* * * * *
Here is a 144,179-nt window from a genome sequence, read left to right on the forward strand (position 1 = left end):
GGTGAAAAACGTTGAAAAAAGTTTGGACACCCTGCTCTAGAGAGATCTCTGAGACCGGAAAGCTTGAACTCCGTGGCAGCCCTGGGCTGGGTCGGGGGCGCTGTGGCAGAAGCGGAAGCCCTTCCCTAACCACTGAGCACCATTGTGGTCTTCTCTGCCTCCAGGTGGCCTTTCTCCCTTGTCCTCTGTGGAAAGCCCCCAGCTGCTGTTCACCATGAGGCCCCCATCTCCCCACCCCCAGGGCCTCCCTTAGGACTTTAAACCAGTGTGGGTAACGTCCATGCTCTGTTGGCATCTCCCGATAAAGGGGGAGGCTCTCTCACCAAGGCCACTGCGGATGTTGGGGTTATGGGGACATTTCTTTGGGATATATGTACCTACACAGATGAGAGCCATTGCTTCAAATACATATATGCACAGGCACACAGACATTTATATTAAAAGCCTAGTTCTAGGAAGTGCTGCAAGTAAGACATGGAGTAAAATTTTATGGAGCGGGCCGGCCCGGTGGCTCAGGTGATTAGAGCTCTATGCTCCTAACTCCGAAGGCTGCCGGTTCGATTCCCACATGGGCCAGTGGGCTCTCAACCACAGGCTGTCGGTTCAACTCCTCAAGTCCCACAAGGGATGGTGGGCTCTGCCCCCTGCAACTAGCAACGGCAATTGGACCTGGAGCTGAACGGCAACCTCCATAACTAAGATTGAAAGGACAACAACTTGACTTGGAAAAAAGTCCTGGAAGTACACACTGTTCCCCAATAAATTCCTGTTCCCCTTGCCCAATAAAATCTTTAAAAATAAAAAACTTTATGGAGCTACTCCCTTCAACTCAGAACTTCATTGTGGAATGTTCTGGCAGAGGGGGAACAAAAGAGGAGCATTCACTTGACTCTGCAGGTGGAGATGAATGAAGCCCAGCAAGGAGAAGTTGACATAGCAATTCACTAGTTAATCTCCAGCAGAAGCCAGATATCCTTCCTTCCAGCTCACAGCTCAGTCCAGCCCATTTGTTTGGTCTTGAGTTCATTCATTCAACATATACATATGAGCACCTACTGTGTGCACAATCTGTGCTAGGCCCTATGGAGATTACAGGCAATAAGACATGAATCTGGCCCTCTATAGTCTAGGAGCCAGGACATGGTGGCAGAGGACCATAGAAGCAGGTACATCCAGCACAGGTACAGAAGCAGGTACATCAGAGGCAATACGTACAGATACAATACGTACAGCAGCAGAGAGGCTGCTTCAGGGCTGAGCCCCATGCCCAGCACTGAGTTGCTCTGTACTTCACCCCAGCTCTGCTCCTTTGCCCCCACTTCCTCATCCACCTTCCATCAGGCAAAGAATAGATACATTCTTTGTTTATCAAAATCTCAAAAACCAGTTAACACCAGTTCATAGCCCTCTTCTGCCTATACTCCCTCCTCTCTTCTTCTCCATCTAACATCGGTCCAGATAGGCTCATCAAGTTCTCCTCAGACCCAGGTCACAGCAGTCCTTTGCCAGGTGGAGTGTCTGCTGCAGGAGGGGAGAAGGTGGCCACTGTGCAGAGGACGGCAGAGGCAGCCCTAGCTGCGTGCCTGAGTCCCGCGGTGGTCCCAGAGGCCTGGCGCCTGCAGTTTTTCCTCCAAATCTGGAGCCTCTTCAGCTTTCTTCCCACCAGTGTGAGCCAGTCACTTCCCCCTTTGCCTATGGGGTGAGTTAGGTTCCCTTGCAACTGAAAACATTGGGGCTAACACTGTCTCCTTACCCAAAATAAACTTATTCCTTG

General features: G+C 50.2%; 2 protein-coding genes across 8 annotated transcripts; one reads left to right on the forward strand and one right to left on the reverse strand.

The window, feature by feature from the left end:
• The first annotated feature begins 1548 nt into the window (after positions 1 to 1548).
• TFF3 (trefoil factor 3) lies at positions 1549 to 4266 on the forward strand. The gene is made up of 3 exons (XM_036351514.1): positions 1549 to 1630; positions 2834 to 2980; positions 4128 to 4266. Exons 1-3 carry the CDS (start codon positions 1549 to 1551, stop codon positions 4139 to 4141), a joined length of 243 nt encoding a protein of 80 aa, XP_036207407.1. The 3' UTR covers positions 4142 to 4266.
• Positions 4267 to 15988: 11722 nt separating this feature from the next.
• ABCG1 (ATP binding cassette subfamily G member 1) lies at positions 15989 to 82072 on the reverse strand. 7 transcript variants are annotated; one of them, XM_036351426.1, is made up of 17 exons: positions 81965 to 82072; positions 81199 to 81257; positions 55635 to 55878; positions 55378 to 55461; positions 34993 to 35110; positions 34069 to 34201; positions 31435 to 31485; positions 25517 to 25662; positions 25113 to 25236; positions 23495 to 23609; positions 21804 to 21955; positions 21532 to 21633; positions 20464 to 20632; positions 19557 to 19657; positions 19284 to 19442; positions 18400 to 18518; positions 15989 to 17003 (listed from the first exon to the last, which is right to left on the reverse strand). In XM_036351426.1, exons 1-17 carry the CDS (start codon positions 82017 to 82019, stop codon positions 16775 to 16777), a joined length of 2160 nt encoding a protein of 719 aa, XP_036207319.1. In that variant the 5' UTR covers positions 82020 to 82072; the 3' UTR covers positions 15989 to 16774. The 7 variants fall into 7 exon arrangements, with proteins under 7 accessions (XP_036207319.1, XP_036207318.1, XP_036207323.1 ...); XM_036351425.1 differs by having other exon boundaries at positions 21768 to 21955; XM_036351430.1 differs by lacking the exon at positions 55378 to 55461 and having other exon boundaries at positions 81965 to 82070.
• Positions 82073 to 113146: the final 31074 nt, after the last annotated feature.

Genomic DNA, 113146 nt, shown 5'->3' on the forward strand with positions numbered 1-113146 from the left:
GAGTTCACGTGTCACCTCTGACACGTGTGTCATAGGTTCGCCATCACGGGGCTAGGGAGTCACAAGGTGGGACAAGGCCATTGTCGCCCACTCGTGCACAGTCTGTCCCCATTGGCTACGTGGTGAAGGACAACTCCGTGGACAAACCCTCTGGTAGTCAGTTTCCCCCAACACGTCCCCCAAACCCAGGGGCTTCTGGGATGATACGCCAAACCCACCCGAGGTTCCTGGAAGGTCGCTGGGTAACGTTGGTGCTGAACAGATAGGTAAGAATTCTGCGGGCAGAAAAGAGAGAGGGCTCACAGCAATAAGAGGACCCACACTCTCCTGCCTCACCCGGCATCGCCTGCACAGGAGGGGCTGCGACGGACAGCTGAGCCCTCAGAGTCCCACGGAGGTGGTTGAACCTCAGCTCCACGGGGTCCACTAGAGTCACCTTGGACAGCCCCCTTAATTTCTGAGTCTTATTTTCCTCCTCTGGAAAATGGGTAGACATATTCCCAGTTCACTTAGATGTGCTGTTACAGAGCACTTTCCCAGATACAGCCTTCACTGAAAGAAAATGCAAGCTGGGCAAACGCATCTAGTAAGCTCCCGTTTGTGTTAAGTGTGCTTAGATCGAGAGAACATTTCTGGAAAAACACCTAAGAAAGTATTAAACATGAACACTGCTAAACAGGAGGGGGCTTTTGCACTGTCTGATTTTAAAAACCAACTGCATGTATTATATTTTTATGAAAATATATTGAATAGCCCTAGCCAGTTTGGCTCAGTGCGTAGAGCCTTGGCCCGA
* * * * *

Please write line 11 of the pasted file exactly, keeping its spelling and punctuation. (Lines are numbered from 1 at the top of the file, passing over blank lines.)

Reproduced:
GAGTTCACGTGTCACCTCTGACACGTGTGTCATAGGTTCGCCATCACGGGGCTAGGGAGTCACAAGGTGGGACAAGGCCATTGTCGCCCACTCGTGCACAGTCTGTCCCCATTGGCTACGTGGTGAAGGACAACTCCGTGGACAAACCCTCTGGTAGTCAGTTTCCCCCAACACGTCCCCCAAACCCAGGGGCTTCTGGGATGATACGCCAAACCCACCCGAGGTTCCTGGAAGGTCGCTGGGTAACGTTGGTGCTGAACAGATAGGTAAGAATTCTGCGGGCAGAAAAGAGAGAGGGCTCACAGCAATAAGAGGACCCACACTCTCCTGCCTCACCCGGCATCGCCTGCACAGGAGGGGCTGCGACGGACAGCTGAGCCCTCAGAGTCCCACGGAGGTGGTTGAACCTCAGCTCCACGGGGTCCACTAGAGTCACCTTGGACAGCCCCCTTAATTTCTGAGTCTTATTTTCCTCCTCTGGAAAATGGGTAGACATATTCCCAGTTCACTTAGATGTGCTGTTACAGAGCACTTTCCCAGATACAGCCTTCACTGAAAGAAAATGCAAGCTGGGCAAACGCATCTAGTAAGCTCCCGTTTGTGTTAAGTGTGCTTAGATCGAGAGAACATTTCTGGAAAAACACCTAAGAAAGTATTAAACATGAACACTGCTAAACAGGAGGGGGCTTTTGCACTGTCTGATTTTAAAAACCAACTGCATGTATTATATTTTTATGAAAATATATTGAATAGCCCTAGCCAGTTTGGCTCAGTGCGTAGAGCCTTGGCCCGA